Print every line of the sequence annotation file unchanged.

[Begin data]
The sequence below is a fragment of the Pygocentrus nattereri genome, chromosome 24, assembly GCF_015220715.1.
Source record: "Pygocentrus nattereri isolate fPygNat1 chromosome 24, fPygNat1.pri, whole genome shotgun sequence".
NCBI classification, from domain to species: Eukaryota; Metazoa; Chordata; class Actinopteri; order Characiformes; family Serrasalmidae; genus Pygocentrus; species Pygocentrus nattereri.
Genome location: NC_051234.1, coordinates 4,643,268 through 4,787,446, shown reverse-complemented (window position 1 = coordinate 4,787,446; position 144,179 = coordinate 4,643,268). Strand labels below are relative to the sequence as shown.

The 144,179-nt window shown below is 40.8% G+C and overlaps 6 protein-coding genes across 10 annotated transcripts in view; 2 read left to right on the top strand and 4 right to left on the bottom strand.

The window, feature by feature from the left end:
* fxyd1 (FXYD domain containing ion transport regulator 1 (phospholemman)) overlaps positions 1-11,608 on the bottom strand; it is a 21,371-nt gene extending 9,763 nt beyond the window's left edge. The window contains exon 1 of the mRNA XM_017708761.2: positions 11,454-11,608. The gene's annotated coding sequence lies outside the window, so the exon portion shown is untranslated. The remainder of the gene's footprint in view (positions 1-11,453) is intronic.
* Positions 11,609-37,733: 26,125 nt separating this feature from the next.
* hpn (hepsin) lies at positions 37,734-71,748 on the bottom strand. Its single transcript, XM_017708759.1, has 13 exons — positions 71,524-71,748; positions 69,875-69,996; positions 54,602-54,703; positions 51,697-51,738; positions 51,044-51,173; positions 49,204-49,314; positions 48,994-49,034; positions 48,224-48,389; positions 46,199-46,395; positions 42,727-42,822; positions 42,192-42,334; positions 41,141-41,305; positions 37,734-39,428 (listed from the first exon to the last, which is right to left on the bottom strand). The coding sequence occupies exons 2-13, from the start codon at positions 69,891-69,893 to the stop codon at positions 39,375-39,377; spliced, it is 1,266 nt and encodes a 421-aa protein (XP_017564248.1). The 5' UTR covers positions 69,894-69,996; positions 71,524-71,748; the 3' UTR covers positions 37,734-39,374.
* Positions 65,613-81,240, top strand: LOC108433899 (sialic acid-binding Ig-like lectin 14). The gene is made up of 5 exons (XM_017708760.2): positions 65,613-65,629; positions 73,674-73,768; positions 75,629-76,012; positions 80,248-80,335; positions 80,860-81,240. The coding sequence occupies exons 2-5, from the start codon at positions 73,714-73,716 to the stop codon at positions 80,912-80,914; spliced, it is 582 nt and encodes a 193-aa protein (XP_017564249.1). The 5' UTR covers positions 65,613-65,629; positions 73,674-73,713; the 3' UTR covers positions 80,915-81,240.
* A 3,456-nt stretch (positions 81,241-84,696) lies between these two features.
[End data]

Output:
The sequence below is a fragment of the Pygocentrus nattereri genome, chromosome 24, assembly GCF_015220715.1.
Source record: "Pygocentrus nattereri isolate fPygNat1 chromosome 24, fPygNat1.pri, whole genome shotgun sequence".
NCBI classification, from domain to species: Eukaryota; Metazoa; Chordata; class Actinopteri; order Characiformes; family Serrasalmidae; genus Pygocentrus; species Pygocentrus nattereri.
Genome location: NC_051234.1, coordinates 4,643,268 through 4,787,446, shown reverse-complemented (window position 1 = coordinate 4,787,446; position 144,179 = coordinate 4,643,268). Strand labels below are relative to the sequence as shown.

The 144,179-nt window shown below is 40.8% G+C and overlaps 6 protein-coding genes across 10 annotated transcripts in view; 2 read left to right on the top strand and 4 right to left on the bottom strand.

The window, feature by feature from the left end:
* fxyd1 (FXYD domain containing ion transport regulator 1 (phospholemman)) overlaps positions 1-11,608 on the bottom strand; it is a 21,371-nt gene extending 9,763 nt beyond the window's left edge. The window contains exon 1 of the mRNA XM_017708761.2: positions 11,454-11,608. The gene's annotated coding sequence lies outside the window, so the exon portion shown is untranslated. The remainder of the gene's footprint in view (positions 1-11,453) is intronic.
* Positions 11,609-37,733: 26,125 nt separating this feature from the next.
* hpn (hepsin) lies at positions 37,734-71,748 on the bottom strand. Its single transcript, XM_017708759.1, has 13 exons — positions 71,524-71,748; positions 69,875-69,996; positions 54,602-54,703; positions 51,697-51,738; positions 51,044-51,173; positions 49,204-49,314; positions 48,994-49,034; positions 48,224-48,389; positions 46,199-46,395; positions 42,727-42,822; positions 42,192-42,334; positions 41,141-41,305; positions 37,734-39,428 (listed from the first exon to the last, which is right to left on the bottom strand). The coding sequence occupies exons 2-13, from the start codon at positions 69,891-69,893 to the stop codon at positions 39,375-39,377; spliced, it is 1,266 nt and encodes a 421-aa protein (XP_017564248.1). The 5' UTR covers positions 69,894-69,996; positions 71,524-71,748; the 3' UTR covers positions 37,734-39,374.
* Positions 65,613-81,240, top strand: LOC108433899 (sialic acid-binding Ig-like lectin 14). The gene is made up of 5 exons (XM_017708760.2): positions 65,613-65,629; positions 73,674-73,768; positions 75,629-76,012; positions 80,248-80,335; positions 80,860-81,240. The coding sequence occupies exons 2-5, from the start codon at positions 73,714-73,716 to the stop codon at positions 80,912-80,914; spliced, it is 582 nt and encodes a 193-aa protein (XP_017564249.1). The 5' UTR covers positions 65,613-65,629; positions 73,674-73,713; the 3' UTR covers positions 80,915-81,240.
* A 3,456-nt stretch (positions 81,241-84,696) lies between these two features.